600 days ago, I woke up with my final hangover. I was away with friends for a weekend full of boozing & little did I know, I was done.
As I came around that morning after a fractious sleep, I was dehydrated (as usual), felt sick, had a headache and had scratched my eczema so much, there were bloodstains on the bedding. I remember gulping down water from a pint glass on the bedside table but instead of being replenished, I just felt worse. My hair stank of cigarettes, my skin was beyond dry and my mood was low. How much longer was I going to inflict this harm upon myself?
On top of the hangover symptoms, I was coming down with flu. I was in a bad way. After breakfast, my friends decided to climb a steep hill nearby to shake off their hangovers before the drive home but I couldn’t think of anything worse and chose to go home instead. The real (secret) reason that I declined the hill walk was because I was massively overweight as well as totally unfit and hungover and doubted I could actually make it up (or down) the hill without having some kind of episode.
The following day started with a trip to the doctors about my eczema. It was out of control. I was a sorry itchy mess. The doctor was visibly shocked when I showed her my sore bleeding skin but at no point did she question how I’d got into such a state. Instead, I was given a stronger ointment and told to monitor it. Thankfully it began to subside that very afternoon.
At that point, it wasn’t my intention to never drink again as my ‘experiment’ wasn’t due to start until the New Year but as the hangover faded and the flu took centre stage, there was no other option than to succumb.
600 days ago, my new life began and what a 600 days it had been.
600 less hangovers
600 nights of proper sleep
600 mornings without hangxiety
600 less bacon rolls
600 days free from cigarettes
600 days of happiness
600 less fat cokes
600 reasons never to drink again
600 days of gratitude
600 days of freedom
Written by Sober Fish 2018
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9 months is a long time.
It takes a human female 9 months to grow a baby. One of the reasons it takes so long is to allow you to get yourself ready for the impending arrival both physically & mentally, and for the massive lifestyle change ahead. Soberdom is no different.
The last 9 months have been preparation for my new life. Solid structures need firm foundations. I’ve been getting to know myself without the cloak of alcohol. I’ve been ‘trying out’ what the new me likes & doesn’t like & learning to say no.
I’ve tried socialising and not socialising then socialising again. I’ve tried alcohol free wines but prefer good old Elderflower. I’ve developed a taste of things I didn’t like before such as feta & lentils & coffee & sparkling water. I’ve decided I don’t like Kombucha.
The new me can’t lie in. The new me also doesn’t like a late night. I love eating out but avoid pubs after dark. I’ve decluttered my flat & my wardrobe & noticed that the old me had a penchant for floral items to disguise the mess beneath. The new me is avoiding flowers like the plague & is proudly displaying the butterfly emerging.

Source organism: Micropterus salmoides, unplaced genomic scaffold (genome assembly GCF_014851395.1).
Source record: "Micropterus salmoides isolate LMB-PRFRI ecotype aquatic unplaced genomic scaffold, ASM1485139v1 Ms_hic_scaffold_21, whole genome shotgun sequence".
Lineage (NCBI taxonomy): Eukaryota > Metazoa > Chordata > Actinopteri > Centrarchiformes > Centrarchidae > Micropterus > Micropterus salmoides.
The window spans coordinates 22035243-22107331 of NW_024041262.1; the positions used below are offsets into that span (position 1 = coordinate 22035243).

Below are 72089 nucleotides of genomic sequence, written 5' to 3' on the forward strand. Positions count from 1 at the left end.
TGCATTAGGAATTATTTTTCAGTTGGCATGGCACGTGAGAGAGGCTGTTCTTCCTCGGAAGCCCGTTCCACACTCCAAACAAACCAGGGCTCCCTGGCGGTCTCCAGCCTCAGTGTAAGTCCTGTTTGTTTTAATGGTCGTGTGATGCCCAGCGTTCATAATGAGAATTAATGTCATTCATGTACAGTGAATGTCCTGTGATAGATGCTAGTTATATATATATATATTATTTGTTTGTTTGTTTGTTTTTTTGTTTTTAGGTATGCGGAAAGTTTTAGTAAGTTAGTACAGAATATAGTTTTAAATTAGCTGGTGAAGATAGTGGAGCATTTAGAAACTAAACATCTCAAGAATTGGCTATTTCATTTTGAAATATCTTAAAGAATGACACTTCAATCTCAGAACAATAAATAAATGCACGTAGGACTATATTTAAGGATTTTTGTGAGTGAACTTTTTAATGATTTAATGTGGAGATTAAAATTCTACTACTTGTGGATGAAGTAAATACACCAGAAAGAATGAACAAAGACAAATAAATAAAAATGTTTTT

I’ve decluttered my head.
I’ve discovered a love of walking & Magnums & skinny jeans. I’ve climbed back on the dating horse & surprised myself by buying things such as sportswear & a cagoule & more trainers than I’ve bought in a lifetime. I’ve made friends for life & inspired people to give Soberdom a try.
I’ve learnt that I am emotional .. what woman isn’t? But that I’m not the wreck I believed I was when I was drinking. I’m calmer & happier & far less stressed. I don’t cry anymore because I don’t have anything to cry about. I am lucky & I am loved.
Everything has changed. Literally everything. I am accepting that this is it, this is my life. I do not drink alcohol. My choice is a sober life of freedom from the one thing that was killing me slowly. I am free.
I had my first alcoholic drink when I was about 15 at our school do when my friend Heidi & I shared a bottle of Thunderbirds before we got to the disco. Unsurprisingly, by the time we staggered there, I was paralytic and passed out on the sofas. I don’t remember anything other than waking up at my friends house the next day and my legs aching – her mum called it ‘legless’ and I knew from an early age that alcohol could make you feel lousy.
I didn’t really drink much after that other than the odd vodka and orange until about age 18 when all my pals went to Uni. I then experimented with lots of awful alcopops such as bluebols, martini, and the like – plenty of fun, nights of dancing, kissing, probably embarrassing myself and all part and parcel I think of becoming an adult and learning your limits.
In 1997, on the infamous Matthew Street in Liverpool, after an afternoon of drinking one cheap wine too many on an empty stomach, followed by a hotdog and onions- don’t forget the onions .. I spewed up all over myself. I swore I would never get that drunk again – and I didn’t until August 2016.
Throughout my 20s I pursued a career in recruitment- a sector notorious for party- ing hard with booze and drugs. I am the rarity in that I have never taken a hard drug so I stuck to what I knew best and progressed up the glamour stakes, preferring the stereotypical champagne parties (but without the charlie).
You learn to party hard til the early hours and then get up at 6am to work a 12 hour day. It hardens you up. You have to be able to hold your own and until I decided to start my family aged 30, I was a regular social drinker every Thursday and Friday with colleagues and then a Saturday with friends. I never drank at home or mid week so looking back, it all felt really controlled and safe.